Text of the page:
Professional bloviators inevitably say something stupid. It is the nature of saying so many things so much of the time. Not all of these statements are as mean-spirited or crazy as they sound. Sometimes it is merely a slip of the tongue or a case of not engaging brain before mouth. But in today’s poisoned political well, it happens and apologies don’t make much difference. Each side seizes the opportunity to make the speaker look as bad as possible for as long as possible, often overlooking the nature and severity of the statement.
Congress shall make no law respecting an establishment of religion, or prohibiting the free exercise thereof; or abridging the freedom of speech, or of the press; or the right of the people peaceably to assemble, and to petition the government for a redress of grievances.
America’s politicians are engaged in internecine warfare, but there is a far larger and equally destructive religious war going on. For every action, there is an equal and opposite reaction in religion. Christians build ostentatious monuments to the Ten Commandments so Satanists want their due. If the Christians and Satanists get their statues the Hindus and Atheists want theirs.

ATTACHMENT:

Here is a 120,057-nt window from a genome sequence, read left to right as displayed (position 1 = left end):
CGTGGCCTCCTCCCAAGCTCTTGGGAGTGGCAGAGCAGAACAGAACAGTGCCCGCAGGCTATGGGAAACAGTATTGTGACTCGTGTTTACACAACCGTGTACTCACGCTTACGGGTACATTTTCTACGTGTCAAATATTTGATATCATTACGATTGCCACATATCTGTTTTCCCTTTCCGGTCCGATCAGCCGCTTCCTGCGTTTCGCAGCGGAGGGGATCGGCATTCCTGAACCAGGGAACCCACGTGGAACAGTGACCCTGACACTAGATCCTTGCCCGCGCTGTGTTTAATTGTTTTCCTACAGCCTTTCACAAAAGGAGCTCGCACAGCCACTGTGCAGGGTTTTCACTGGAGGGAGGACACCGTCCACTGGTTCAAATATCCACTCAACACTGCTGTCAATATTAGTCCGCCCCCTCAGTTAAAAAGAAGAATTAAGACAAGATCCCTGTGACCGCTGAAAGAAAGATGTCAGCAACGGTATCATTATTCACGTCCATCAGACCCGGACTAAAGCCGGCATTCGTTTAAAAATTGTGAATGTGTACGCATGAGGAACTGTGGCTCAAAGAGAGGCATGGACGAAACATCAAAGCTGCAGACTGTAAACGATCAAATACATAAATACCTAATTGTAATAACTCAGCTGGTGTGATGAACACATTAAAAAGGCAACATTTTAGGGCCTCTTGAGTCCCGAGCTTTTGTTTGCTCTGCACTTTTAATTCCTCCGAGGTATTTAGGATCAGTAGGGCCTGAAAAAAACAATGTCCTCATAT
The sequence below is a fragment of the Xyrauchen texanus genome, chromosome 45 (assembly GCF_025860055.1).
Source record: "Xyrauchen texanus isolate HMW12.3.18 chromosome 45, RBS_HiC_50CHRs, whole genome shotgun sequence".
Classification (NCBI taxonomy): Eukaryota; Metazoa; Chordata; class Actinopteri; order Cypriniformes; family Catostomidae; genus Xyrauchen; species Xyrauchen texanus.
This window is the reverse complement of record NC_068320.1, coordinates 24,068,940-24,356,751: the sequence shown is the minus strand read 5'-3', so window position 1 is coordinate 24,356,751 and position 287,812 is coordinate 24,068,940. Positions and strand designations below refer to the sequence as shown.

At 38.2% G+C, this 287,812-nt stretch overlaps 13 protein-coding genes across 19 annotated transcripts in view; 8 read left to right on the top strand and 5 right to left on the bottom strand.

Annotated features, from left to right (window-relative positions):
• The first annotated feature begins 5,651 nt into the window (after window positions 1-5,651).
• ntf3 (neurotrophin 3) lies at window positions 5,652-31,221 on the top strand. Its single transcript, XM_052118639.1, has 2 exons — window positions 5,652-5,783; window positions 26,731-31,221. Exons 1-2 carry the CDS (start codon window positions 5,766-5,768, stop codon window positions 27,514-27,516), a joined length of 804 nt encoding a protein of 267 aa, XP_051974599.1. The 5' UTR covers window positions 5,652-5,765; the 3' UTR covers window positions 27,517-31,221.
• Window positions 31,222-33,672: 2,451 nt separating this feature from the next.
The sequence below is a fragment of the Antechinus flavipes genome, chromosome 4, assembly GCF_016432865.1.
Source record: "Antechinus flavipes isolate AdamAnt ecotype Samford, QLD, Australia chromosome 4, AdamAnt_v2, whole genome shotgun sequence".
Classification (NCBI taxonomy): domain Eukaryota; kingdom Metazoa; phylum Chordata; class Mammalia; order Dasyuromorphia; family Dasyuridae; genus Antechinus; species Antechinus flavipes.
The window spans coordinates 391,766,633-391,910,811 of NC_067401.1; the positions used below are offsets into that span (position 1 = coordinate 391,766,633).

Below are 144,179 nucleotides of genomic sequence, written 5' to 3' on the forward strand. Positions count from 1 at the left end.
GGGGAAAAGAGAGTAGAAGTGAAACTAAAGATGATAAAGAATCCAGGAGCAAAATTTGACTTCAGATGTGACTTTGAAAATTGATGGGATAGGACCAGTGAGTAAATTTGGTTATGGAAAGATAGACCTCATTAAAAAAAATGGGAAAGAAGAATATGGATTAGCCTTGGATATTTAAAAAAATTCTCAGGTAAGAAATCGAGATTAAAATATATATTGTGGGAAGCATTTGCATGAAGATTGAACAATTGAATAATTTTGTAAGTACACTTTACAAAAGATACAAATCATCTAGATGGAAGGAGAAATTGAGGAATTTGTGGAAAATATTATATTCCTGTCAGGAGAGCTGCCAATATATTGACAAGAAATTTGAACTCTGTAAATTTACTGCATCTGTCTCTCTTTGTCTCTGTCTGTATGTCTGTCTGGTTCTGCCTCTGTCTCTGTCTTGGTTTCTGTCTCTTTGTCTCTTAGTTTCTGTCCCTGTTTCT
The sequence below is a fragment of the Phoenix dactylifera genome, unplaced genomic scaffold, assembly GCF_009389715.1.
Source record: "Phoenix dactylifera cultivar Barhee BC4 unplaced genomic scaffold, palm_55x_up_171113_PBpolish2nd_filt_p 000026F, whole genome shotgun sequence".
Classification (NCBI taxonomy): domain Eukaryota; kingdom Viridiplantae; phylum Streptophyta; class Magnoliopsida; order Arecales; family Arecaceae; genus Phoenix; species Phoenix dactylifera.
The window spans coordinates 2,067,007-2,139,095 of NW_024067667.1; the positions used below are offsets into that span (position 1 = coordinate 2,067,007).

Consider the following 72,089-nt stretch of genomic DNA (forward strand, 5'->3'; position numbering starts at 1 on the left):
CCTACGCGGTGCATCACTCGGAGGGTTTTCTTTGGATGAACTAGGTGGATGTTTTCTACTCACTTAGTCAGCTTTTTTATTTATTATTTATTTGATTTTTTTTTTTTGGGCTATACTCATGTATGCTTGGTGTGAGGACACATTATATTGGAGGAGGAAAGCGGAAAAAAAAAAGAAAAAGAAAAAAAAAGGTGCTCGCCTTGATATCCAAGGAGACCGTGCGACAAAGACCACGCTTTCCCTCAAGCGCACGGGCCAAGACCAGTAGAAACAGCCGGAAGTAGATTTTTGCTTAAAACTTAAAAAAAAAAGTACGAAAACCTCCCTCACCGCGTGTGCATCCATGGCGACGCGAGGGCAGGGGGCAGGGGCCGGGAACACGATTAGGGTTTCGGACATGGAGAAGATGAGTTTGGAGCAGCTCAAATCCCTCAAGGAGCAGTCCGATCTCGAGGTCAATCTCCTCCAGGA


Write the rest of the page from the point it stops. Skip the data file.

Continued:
This tit for tat generally infuriates Christians, particularly evangelicals, because they see it as an innocent act that no one should object to. After all, the vast majority of Americans are Christians and most evangelicals see their place as an unquestionable birthright. Non-Christians think this is an improper and illegal affront to their views. They both have points.
“It’s not up to the courts to invent new minorities that get special protections,” Supreme Court Justice Antonin Scalia recently told the Federalist Society. He was defending his decisions on DOMA and California Prop 8, implying gay people are a “minority” under the law. Scalia often makes these anti-“minority” decsions. Replace the word gay with almost any group smaller than the white male, and sometimes when it suits him, female population and he is exhaustingly predictable.
Scalia often lives in a topsy-turvy world where his own words oddly prove him wrong and this is one of those times.